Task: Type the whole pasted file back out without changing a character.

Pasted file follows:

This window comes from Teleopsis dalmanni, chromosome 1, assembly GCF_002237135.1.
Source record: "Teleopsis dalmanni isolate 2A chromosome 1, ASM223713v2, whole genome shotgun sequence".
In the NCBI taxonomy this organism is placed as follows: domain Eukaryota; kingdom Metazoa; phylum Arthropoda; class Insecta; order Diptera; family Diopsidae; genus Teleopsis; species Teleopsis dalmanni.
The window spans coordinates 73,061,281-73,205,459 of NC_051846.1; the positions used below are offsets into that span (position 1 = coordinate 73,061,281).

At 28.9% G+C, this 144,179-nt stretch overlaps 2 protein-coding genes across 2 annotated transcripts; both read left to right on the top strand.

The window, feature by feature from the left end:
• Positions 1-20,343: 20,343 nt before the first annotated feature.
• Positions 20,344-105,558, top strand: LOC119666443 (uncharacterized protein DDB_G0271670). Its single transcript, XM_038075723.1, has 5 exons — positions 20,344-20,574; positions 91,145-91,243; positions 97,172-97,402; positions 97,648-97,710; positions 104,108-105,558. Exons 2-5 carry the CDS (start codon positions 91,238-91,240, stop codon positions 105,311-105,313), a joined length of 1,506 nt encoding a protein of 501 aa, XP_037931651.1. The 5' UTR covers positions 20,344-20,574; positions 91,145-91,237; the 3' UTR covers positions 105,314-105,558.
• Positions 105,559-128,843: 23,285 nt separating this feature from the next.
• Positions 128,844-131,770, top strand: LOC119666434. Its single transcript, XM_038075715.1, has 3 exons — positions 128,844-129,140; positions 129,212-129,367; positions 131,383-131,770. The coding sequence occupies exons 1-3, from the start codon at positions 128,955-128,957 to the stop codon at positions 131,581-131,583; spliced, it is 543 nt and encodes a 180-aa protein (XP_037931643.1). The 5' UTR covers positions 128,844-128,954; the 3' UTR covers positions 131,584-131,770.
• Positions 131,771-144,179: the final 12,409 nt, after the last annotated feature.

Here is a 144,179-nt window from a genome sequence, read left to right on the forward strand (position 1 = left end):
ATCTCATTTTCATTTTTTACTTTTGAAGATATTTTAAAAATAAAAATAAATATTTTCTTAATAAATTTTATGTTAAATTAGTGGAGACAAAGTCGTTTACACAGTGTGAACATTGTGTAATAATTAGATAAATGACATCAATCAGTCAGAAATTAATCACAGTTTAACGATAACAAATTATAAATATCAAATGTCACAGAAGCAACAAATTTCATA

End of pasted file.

This window comes from Teleopsis dalmanni, chromosome 1, assembly GCF_002237135.1.
Source record: "Teleopsis dalmanni isolate 2A chromosome 1, ASM223713v2, whole genome shotgun sequence".
In the NCBI taxonomy this organism is placed as follows: domain Eukaryota; kingdom Metazoa; phylum Arthropoda; class Insecta; order Diptera; family Diopsidae; genus Teleopsis; species Teleopsis dalmanni.
The window spans coordinates 73,061,281-73,205,459 of NC_051846.1; the positions used below are offsets into that span (position 1 = coordinate 73,061,281).

At 28.9% G+C, this 144,179-nt stretch overlaps 2 protein-coding genes across 2 annotated transcripts; both read left to right on the top strand.

The window, feature by feature from the left end:
• Positions 1-20,343: 20,343 nt before the first annotated feature.
• Positions 20,344-105,558, top strand: LOC119666443 (uncharacterized protein DDB_G0271670). Its single transcript, XM_038075723.1, has 5 exons — positions 20,344-20,574; positions 91,145-91,243; positions 97,172-97,402; positions 97,648-97,710; positions 104,108-105,558. Exons 2-5 carry the CDS (start codon positions 91,238-91,240, stop codon positions 105,311-105,313), a joined length of 1,506 nt encoding a protein of 501 aa, XP_037931651.1. The 5' UTR covers positions 20,344-20,574; positions 91,145-91,237; the 3' UTR covers positions 105,314-105,558.
• Positions 105,559-128,843: 23,285 nt separating this feature from the next.
• Positions 128,844-131,770, top strand: LOC119666434. Its single transcript, XM_038075715.1, has 3 exons — positions 128,844-129,140; positions 129,212-129,367; positions 131,383-131,770. The coding sequence occupies exons 1-3, from the start codon at positions 128,955-128,957 to the stop codon at positions 131,581-131,583; spliced, it is 543 nt and encodes a 180-aa protein (XP_037931643.1). The 5' UTR covers positions 128,844-128,954; the 3' UTR covers positions 131,584-131,770.
• Positions 131,771-144,179: the final 12,409 nt, after the last annotated feature.

Here is a 144,179-nt window from a genome sequence, read left to right on the forward strand (position 1 = left end):
ATCTCATTTTCATTTTTTACTTTTGAAGATATTTTAAAAATAAAAATAAATATTTTCTTAATAAATTTTATGTTAAATTAGTGGAGACAAAGTCGTTTACACAGTGTGAACATTGTGTAATAATTAGATAAATGACATCAATCAGTCAGAAATTAATCACAGTTTAACGATAACAAATTATAAATATCAAATGTCACAGAAGCAACAAATTTCATA